Corogard was a protective treatment on the leading edges of U.S. Navy airplanes at one time. For background, see http://tailspintopics.blogspot.com/2012/01/corogard.html
I was recently asked a question about its applicability to the A4D (A-4) Skyhawk. There's no question that it was initially part of the production paint scheme as shown on this early A4D-1.
It's pretty obvious on this reserve A4D-1. Note that the vertical fin application is narrow and doesn't appear to extend onto the dorsal fin.
However, this YA4D-1, circa 1956, doesn't appear to have any Corogard on any leading edges although the gull gray appears to have been wrapped around to the lower surface of the horizontal tail for a short distance (and probably to the aft edge of the bottom of the wing slat as well).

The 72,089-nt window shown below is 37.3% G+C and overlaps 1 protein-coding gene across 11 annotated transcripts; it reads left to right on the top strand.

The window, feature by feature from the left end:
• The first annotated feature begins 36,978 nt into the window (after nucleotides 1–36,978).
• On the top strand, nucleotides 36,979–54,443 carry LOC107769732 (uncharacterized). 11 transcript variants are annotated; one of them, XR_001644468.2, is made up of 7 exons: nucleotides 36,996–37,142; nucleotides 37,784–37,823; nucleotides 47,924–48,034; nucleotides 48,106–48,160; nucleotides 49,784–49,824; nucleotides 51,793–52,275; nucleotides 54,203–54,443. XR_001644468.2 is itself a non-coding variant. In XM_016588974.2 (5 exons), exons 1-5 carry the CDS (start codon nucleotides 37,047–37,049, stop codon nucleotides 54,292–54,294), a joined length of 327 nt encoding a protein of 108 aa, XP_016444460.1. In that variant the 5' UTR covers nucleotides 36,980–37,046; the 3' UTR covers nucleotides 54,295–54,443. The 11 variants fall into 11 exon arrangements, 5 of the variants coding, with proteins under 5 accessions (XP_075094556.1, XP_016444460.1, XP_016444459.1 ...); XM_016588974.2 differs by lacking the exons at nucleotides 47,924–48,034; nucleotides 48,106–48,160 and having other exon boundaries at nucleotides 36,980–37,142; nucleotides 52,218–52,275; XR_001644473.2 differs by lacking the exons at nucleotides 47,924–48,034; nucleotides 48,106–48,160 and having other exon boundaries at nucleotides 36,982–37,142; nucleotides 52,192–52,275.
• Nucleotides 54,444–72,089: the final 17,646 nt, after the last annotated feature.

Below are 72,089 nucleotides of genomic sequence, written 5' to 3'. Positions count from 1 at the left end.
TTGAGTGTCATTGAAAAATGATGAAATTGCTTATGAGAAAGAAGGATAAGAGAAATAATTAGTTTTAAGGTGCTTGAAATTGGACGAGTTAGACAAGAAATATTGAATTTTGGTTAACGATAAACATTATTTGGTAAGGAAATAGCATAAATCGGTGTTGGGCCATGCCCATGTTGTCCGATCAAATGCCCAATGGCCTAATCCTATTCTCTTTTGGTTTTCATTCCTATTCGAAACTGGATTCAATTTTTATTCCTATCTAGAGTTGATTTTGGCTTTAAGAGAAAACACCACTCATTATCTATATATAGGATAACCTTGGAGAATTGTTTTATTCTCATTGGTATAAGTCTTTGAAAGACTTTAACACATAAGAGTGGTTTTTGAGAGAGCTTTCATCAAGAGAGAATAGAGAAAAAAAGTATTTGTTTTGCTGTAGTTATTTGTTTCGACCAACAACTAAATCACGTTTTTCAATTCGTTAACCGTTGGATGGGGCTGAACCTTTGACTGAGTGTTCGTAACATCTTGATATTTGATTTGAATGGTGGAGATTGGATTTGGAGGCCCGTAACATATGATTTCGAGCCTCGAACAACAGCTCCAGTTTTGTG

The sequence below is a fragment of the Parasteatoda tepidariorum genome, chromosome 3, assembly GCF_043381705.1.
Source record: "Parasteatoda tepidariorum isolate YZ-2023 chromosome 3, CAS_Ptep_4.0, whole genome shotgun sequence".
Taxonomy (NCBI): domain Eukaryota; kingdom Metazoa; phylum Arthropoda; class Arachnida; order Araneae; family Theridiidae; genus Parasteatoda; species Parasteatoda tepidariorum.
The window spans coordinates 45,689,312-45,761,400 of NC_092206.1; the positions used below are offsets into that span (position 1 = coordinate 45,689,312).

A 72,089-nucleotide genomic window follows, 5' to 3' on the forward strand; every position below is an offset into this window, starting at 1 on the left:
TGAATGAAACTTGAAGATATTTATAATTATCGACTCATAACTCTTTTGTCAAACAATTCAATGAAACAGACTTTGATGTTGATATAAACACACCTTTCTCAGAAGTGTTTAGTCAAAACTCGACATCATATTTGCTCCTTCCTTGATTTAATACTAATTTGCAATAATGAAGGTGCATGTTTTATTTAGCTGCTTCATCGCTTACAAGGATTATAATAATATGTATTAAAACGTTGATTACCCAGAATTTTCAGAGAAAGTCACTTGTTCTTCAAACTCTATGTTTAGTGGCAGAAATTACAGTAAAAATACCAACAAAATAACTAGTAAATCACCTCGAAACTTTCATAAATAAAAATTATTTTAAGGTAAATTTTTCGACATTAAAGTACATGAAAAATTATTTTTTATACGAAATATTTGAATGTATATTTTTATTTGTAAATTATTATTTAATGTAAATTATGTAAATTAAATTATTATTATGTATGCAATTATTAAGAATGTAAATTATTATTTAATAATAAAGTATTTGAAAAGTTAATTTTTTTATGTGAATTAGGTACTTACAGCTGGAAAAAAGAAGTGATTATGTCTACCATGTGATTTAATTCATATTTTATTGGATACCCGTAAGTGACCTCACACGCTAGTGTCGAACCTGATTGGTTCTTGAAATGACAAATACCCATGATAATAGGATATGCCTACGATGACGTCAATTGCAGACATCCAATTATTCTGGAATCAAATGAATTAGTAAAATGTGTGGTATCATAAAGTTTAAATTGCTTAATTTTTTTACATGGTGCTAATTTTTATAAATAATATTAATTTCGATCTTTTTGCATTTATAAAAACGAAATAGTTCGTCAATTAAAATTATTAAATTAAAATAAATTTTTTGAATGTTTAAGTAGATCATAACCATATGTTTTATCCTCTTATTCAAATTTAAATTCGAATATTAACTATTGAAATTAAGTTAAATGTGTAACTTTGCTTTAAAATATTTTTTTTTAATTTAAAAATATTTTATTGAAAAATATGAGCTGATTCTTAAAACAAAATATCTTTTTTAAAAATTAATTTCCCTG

In some cases, the squadron trim color was applied to the leading edge of the vertical tail with no Corogard evident and even the wing leading edge in lieu of Corogard.
However, the benefit of the Corogard revealed itself as on this A-4C's vertical fin.
The A4D-2 on the left clearly has Corogard on the wing leading edges and the vertical fin leading edge. The one on the right (from a different squadron) may or may not have Corogard on the wing leading edges (in addition to not having the slat wells painted red) and the leading edge of the vertical fin is mostly yellow, the trim color of the second squadron.
As time goes on, Corogard is increasingly not obvious, if present at all, on the wing and horizontal tails but there is always a wraparound of the top color onto the bottom of the leading edges. But then there are these two A-4Fs from different squadrons on Bon Homme Richard...
I await comments.